Contributor: Martin Fog Arndal
Location: National Portrait Gallery, London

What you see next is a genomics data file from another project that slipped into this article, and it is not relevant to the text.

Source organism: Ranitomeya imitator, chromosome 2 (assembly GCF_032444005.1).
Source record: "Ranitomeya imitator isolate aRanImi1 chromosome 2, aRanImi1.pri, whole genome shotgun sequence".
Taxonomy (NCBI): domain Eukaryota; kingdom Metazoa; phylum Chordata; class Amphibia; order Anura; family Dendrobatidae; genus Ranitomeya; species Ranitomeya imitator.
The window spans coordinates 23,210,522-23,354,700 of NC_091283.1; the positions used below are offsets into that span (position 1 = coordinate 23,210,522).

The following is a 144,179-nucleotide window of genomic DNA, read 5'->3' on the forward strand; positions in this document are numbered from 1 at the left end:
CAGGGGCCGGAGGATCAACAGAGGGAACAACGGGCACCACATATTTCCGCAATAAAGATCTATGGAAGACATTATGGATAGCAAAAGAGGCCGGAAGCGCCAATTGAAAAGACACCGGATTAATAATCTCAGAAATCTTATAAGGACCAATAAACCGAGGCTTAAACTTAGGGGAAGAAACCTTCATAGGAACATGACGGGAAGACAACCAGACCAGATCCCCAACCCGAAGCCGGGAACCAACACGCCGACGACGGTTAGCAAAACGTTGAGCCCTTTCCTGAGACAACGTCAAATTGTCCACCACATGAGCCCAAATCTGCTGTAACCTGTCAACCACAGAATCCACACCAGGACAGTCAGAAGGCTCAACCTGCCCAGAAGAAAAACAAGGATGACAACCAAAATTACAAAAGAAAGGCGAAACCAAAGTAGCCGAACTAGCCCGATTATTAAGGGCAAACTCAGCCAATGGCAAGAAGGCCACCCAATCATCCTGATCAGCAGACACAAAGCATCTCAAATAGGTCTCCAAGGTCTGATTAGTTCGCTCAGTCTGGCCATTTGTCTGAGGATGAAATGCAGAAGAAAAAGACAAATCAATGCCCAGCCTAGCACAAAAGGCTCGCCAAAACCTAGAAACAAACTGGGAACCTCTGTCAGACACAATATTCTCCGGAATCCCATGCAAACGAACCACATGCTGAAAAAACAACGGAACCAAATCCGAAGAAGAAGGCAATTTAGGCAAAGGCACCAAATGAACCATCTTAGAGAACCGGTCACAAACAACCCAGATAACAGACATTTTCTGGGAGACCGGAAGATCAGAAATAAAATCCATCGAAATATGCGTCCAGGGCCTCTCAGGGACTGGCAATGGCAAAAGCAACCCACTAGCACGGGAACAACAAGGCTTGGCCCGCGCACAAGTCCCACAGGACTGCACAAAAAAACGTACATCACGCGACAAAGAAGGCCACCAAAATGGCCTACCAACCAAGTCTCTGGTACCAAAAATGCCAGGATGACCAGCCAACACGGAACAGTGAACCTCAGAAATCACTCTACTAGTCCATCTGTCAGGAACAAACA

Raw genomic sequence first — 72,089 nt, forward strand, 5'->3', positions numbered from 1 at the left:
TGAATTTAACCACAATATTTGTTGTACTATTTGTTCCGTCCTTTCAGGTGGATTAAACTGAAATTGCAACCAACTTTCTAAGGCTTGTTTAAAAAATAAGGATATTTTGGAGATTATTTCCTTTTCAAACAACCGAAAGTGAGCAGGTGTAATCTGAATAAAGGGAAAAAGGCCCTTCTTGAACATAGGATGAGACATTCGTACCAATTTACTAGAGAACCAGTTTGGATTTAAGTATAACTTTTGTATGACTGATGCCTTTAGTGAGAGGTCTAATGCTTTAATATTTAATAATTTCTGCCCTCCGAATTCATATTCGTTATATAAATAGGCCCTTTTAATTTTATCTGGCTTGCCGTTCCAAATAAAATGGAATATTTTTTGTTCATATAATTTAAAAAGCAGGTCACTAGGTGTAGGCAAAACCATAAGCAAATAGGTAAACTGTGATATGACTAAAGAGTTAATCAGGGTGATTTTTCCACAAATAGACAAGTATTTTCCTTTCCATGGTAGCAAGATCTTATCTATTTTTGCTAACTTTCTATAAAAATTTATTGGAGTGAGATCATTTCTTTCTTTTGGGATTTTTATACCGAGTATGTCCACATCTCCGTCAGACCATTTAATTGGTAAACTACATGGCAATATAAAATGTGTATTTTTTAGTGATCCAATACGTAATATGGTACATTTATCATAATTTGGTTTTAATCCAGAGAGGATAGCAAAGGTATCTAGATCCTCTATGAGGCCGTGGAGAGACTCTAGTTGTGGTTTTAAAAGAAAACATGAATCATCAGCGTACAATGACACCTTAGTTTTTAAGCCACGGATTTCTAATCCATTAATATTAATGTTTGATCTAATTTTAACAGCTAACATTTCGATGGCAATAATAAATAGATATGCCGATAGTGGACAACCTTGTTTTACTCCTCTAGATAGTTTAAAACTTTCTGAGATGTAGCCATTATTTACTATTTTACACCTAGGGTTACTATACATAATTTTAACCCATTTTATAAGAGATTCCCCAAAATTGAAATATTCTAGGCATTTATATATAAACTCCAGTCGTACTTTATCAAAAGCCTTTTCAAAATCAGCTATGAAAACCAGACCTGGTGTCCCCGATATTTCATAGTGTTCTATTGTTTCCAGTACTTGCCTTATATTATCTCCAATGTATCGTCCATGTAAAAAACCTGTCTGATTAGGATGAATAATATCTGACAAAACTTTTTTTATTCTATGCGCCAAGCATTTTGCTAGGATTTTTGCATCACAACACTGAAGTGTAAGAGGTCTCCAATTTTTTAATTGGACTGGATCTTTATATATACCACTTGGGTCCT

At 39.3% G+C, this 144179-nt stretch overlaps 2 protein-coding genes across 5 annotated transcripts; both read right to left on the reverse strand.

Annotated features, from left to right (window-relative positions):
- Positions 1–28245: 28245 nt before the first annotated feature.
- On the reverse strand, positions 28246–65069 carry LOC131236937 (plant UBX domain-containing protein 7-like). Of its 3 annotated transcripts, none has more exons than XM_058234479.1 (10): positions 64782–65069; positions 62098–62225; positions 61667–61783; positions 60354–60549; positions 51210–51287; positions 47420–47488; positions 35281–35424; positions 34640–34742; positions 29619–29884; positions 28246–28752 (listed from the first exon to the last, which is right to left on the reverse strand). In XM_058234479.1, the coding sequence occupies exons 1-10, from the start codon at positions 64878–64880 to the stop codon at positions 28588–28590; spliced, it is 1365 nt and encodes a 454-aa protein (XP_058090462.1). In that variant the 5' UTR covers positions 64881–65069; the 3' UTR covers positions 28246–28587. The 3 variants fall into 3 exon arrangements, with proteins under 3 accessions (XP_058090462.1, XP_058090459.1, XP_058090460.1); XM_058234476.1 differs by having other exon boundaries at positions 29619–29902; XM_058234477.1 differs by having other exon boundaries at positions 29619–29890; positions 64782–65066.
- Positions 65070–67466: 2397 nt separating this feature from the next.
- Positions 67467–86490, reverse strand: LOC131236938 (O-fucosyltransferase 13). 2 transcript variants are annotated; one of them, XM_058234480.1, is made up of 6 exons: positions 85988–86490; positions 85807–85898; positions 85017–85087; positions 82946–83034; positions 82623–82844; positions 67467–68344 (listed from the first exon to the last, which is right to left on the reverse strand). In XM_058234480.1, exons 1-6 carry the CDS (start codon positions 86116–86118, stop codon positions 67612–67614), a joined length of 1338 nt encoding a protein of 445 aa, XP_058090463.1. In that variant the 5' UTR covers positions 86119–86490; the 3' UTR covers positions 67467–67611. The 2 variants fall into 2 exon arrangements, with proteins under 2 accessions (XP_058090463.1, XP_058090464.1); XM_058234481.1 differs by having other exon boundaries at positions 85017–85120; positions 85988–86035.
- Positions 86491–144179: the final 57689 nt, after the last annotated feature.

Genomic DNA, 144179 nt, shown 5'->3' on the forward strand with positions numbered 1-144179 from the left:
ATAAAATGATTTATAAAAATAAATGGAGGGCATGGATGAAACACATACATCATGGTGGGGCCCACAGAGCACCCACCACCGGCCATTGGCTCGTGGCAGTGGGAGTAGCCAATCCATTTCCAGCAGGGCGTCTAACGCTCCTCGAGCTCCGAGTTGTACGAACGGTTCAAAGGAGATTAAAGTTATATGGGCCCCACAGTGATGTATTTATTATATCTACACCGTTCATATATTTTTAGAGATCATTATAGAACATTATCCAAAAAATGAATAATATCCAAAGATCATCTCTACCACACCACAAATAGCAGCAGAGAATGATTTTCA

Description: In 1797, renowned philosopher and author, Mary Wollstonecraft sat for her last portrait made by John Opie, portrait painter to the royal family as well as a number of other influential Britons. Of the different portraits Wollstonecraft would sit for, this one stands out due to its serene expression. Compared to Opie’s first portrait of her in 1790-1, in which Wollstonecraft is holding an open book in her hands, gazing straight into the eyes of the beholder, the latter portrait is radically different. Holding no objects, only bearing the colors of black and white, she lights up against a dark background, gazing to her right. In front of Opie sits not only the feminist depicted in 1790-1, but a mother of one, and pregnant once again. However, the vividness of her eyes, the relaxed shoulders, and the relaxed composition defy the emotional turmoil that had defined the years before her untimely death. Eleven days after giving birth, later that same year Opie depicted her for the last time, Wollstonecraft would pass away.